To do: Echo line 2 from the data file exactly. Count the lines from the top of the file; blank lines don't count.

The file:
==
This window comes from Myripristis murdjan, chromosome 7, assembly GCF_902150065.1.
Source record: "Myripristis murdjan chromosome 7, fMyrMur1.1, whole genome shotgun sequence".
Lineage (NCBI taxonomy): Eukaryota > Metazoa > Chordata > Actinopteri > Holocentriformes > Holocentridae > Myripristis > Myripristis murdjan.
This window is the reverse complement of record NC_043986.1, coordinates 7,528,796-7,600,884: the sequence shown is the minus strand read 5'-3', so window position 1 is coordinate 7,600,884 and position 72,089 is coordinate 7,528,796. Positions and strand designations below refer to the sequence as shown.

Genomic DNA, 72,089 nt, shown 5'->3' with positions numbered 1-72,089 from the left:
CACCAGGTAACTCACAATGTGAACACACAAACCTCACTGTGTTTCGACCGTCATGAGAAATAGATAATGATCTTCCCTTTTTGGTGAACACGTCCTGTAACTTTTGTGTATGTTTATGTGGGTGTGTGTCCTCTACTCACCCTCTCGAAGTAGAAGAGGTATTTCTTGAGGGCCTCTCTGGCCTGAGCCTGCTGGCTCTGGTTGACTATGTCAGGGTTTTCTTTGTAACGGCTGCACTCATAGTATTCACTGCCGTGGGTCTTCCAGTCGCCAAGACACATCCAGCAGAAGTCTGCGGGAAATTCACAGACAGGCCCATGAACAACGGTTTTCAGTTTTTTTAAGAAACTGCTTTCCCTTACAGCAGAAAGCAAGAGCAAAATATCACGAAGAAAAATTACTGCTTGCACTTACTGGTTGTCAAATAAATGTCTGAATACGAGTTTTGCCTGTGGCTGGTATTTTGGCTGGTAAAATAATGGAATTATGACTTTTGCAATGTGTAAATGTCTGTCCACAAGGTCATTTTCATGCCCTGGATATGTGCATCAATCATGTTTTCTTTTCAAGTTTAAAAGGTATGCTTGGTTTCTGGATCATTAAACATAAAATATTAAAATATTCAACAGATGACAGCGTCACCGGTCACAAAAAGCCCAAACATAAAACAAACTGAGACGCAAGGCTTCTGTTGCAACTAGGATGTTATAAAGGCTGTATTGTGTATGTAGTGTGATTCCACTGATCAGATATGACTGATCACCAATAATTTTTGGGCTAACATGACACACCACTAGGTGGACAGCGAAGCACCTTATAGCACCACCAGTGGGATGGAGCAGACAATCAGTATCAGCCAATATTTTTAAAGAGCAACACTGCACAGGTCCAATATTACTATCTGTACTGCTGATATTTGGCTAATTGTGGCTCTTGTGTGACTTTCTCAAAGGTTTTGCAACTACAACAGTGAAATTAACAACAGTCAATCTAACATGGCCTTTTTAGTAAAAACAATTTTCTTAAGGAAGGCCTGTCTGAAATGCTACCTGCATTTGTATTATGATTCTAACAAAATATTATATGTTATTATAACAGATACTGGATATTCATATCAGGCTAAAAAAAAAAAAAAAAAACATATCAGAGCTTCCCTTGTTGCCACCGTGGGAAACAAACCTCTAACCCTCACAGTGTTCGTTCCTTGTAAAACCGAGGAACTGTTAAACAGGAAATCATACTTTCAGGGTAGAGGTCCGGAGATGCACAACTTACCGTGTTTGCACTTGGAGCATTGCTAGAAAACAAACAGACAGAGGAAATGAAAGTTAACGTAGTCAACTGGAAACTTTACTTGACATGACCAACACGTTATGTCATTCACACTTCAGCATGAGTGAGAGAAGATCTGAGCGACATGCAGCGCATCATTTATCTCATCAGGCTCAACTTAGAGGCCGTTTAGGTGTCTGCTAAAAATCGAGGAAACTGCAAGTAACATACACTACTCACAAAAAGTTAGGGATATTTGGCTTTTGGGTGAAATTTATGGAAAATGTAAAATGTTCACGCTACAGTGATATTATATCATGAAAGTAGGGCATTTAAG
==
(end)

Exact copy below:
Source record: "Myripristis murdjan chromosome 7, fMyrMur1.1, whole genome shotgun sequence".